Capital Adequacy Regime in India: An Overview
AbstractIn this paper an analytical review of the capital adequacy regime and the present state of capital to risk-weighted asset ratio (CRAR) of the banking sector in India has been presented. In the current regime of Basel I, Indian banking system is performing reasonably well, with an average CRAR of about 12 per cent, which is higher than the internationally accepted level of 8 per cent as well as India’s own minimum regulatory requirement of 9 per cent. As the revised capital adequacy norms, Basel II, are being implemented from March 2008, several issues emerge. These issues from the Indian perspective has been examined.[Working Paper No. 196]
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Capital Adequacy Ratio; Basel I; Basel II; Reserve Bank of India; SMEs lending;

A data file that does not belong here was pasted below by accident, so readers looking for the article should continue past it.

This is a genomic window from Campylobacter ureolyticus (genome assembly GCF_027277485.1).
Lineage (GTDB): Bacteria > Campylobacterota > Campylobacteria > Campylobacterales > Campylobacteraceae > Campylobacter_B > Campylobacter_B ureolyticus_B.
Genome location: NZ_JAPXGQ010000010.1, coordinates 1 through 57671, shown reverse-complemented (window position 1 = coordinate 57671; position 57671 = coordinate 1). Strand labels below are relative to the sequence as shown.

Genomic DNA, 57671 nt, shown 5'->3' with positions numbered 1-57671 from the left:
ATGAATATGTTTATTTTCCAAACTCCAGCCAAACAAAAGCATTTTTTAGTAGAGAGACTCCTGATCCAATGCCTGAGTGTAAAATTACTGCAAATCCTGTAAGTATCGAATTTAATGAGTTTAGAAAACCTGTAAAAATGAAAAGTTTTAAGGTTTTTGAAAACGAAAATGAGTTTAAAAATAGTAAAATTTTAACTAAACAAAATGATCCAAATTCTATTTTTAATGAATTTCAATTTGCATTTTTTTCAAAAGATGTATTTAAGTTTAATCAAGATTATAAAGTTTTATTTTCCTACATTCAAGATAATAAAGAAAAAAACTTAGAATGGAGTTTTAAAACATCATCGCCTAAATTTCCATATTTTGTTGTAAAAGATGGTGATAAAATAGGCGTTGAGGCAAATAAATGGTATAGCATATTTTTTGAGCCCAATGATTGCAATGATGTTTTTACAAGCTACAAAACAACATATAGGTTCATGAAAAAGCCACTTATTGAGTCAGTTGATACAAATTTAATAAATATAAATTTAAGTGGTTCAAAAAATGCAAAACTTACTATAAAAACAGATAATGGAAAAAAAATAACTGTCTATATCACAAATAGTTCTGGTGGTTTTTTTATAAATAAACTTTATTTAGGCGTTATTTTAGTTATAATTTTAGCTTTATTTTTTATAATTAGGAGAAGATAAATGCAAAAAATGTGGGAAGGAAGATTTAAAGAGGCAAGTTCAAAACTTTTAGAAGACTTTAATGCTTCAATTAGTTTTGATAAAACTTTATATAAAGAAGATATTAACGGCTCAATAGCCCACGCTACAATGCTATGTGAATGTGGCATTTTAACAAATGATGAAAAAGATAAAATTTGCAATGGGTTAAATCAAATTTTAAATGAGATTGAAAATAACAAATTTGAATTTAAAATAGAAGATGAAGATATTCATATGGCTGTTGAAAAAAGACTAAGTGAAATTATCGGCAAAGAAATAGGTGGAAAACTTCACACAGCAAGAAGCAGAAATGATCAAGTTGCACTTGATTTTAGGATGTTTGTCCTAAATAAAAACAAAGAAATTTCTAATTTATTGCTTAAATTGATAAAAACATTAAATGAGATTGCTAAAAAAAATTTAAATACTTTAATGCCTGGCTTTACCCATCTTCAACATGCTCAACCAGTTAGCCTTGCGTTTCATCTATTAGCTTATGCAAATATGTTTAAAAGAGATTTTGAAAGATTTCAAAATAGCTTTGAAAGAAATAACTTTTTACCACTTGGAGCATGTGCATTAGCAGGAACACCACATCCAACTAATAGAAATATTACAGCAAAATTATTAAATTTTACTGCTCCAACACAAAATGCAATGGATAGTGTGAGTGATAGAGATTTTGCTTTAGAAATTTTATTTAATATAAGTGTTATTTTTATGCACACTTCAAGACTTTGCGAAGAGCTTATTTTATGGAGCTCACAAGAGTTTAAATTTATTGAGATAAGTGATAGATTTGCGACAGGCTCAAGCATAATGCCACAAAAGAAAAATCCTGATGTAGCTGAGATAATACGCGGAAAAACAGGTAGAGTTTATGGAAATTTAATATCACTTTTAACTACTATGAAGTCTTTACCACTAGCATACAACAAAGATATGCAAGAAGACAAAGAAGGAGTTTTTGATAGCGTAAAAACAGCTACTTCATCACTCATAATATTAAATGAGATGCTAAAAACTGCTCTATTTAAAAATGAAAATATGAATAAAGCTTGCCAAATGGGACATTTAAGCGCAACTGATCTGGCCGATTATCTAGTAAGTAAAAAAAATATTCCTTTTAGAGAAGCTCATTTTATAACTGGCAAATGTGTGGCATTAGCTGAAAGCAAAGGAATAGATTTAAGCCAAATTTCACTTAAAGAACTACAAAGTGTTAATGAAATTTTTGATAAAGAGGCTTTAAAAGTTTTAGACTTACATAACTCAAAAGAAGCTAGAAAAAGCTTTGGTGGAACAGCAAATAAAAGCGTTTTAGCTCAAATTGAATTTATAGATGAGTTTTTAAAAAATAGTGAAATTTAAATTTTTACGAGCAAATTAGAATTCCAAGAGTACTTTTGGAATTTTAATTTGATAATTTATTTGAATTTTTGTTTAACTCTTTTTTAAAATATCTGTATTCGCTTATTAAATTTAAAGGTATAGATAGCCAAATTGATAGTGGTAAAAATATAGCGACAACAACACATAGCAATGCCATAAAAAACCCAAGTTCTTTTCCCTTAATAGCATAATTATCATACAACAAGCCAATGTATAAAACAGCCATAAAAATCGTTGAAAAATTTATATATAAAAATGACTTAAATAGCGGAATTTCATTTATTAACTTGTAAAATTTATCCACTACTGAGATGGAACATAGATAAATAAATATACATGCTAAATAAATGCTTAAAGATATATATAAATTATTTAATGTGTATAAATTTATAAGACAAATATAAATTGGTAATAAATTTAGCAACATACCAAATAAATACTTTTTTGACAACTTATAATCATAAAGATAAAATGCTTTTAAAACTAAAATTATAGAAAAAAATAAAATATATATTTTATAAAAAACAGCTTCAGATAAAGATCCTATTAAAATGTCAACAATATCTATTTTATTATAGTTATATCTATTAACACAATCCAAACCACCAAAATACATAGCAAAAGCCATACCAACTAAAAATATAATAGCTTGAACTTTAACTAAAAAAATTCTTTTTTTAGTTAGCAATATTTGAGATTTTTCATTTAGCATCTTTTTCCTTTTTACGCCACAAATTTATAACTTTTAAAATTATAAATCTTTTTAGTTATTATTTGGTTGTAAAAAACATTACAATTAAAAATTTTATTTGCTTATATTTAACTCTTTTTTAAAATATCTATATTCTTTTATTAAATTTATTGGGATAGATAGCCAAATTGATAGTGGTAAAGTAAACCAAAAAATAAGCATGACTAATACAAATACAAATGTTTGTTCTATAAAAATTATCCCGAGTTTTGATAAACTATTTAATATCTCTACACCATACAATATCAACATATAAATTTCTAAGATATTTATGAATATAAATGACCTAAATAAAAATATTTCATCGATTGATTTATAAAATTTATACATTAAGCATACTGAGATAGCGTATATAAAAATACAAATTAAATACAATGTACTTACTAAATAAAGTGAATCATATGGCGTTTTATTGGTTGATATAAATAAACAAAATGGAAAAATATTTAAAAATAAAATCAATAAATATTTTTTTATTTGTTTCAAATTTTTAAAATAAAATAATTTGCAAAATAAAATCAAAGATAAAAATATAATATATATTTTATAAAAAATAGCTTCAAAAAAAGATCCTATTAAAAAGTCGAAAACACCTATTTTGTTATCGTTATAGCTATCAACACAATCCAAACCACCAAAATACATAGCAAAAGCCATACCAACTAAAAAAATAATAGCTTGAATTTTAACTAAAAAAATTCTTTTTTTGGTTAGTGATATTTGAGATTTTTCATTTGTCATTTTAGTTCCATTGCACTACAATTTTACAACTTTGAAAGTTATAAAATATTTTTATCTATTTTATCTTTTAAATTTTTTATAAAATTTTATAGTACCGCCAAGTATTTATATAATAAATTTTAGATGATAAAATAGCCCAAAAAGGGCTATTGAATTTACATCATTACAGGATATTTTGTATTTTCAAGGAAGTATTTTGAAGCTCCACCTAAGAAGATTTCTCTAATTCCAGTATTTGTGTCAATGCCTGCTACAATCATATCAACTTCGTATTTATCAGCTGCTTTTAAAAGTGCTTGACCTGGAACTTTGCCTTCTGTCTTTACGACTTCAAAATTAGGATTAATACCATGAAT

Other versions of this item:
- G20 - Financial Economics - - Financial Institutions and Services - - - General
- G21 - Financial Economics - - Financial Institutions and Services - - - Banks; Other Depository Institutions; Micro Finance Institutions; Mortgages
- G28 - Financial Economics - - Financial Institutions and Services - - - Government Policy and Regulation
This paper has been announced in the following NEP Reports:
- NEP-ALL-2010-06-26 (All new papers)
- NEP-BAN-2010-06-26 (Banking)
- NEP-CWA-2010-06-26 (Central & Western Asia)
- NEP-RMG-2010-06-26 (Risk Management)
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- Sreejata Banerjee, 2012. "Basel I and Basel II Compliance: Issues for Banks in India," Working Papers 2012-068, Madras School of Economics,Chennai,India.
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